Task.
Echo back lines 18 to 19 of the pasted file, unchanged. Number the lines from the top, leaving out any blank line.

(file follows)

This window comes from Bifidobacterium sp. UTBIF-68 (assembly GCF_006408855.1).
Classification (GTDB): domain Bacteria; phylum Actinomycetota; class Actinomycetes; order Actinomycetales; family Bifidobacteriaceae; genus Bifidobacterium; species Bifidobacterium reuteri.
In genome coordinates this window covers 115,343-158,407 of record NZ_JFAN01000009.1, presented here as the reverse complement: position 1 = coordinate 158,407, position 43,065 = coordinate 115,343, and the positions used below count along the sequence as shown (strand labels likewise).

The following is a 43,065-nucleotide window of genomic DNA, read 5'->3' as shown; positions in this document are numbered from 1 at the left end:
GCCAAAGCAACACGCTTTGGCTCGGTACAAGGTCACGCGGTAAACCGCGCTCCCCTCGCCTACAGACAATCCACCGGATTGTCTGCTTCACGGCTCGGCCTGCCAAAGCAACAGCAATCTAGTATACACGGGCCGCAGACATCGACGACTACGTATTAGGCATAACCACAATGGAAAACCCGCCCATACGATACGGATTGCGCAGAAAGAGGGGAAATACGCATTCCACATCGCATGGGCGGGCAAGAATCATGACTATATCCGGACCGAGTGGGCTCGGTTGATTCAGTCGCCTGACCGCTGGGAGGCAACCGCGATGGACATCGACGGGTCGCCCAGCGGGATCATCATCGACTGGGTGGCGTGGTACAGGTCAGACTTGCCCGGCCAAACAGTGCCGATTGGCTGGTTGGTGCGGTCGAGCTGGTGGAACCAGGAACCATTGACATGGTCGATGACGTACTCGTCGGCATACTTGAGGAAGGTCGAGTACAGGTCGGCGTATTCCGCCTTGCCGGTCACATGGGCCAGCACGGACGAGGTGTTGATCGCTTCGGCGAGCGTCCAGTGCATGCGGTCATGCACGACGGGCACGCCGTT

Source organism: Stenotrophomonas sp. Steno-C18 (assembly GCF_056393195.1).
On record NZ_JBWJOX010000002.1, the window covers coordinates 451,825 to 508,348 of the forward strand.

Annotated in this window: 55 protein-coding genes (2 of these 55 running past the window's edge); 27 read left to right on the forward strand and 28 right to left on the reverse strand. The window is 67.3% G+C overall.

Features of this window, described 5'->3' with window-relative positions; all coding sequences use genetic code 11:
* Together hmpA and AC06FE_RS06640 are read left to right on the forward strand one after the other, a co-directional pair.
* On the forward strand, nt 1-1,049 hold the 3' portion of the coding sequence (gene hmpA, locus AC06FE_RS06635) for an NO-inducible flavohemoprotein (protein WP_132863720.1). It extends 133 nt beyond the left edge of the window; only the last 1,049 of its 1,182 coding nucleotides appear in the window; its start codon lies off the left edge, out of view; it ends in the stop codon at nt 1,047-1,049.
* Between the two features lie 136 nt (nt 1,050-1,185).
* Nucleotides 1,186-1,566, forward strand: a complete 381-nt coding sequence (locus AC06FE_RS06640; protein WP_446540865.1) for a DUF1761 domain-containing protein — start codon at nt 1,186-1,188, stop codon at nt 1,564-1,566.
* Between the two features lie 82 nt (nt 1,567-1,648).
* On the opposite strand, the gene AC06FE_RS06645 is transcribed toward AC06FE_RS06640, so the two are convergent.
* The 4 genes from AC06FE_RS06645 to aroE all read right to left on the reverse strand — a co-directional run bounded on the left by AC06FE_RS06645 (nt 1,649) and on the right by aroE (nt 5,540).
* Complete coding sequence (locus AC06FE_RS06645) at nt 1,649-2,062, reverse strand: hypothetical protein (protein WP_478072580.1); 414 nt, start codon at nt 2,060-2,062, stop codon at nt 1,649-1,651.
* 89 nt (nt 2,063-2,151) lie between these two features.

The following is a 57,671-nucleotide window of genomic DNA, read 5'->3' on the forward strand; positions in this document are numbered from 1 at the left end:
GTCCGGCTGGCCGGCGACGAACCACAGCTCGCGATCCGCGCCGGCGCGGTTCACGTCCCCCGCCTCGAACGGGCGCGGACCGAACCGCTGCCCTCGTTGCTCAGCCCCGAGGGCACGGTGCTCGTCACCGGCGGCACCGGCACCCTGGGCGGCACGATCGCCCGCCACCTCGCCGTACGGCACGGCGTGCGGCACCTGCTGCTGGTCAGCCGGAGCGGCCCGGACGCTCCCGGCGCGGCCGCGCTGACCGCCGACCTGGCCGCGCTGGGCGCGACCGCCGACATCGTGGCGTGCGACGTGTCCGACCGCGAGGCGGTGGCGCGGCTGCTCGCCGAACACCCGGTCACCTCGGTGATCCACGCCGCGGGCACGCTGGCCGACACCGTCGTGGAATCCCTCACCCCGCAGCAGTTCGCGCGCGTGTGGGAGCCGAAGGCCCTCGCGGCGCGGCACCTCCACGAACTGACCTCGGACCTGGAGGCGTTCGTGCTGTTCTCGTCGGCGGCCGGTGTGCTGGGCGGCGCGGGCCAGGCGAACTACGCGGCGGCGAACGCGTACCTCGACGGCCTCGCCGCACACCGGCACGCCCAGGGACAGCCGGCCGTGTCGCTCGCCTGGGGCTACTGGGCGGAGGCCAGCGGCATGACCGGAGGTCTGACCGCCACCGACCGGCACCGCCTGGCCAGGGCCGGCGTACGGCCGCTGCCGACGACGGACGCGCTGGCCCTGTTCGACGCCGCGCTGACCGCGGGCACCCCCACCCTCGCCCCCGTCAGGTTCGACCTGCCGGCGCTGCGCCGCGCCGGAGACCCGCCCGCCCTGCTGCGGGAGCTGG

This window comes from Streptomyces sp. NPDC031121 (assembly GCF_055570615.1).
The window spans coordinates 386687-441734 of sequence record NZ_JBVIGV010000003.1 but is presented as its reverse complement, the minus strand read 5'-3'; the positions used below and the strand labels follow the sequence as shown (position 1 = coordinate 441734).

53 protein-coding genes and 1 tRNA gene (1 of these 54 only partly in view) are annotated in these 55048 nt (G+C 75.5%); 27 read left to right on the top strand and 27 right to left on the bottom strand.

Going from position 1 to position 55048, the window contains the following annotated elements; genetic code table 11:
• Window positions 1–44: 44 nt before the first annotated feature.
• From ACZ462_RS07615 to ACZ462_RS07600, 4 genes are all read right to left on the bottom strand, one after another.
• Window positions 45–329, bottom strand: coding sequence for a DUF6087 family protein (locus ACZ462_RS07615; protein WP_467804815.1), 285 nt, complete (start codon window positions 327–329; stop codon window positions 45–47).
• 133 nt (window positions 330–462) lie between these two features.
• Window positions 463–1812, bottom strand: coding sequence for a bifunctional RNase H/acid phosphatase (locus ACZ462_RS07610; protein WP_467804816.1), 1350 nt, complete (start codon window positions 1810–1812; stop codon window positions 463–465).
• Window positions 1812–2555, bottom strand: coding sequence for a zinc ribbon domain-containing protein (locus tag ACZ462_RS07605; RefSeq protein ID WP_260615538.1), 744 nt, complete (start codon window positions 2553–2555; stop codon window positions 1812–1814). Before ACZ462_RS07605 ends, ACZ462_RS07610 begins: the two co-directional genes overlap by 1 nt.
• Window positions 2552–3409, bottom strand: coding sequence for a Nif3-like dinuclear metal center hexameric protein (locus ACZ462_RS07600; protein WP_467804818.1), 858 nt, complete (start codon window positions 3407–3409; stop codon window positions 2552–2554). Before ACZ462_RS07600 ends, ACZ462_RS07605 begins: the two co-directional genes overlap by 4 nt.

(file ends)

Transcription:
* 89 nt (nt 2,063-2,151) lie between these two features.

The following is a 57,671-nucleotide window of genomic DNA, read 5'->3' on the forward strand; positions in this document are numbered from 1 at the left end: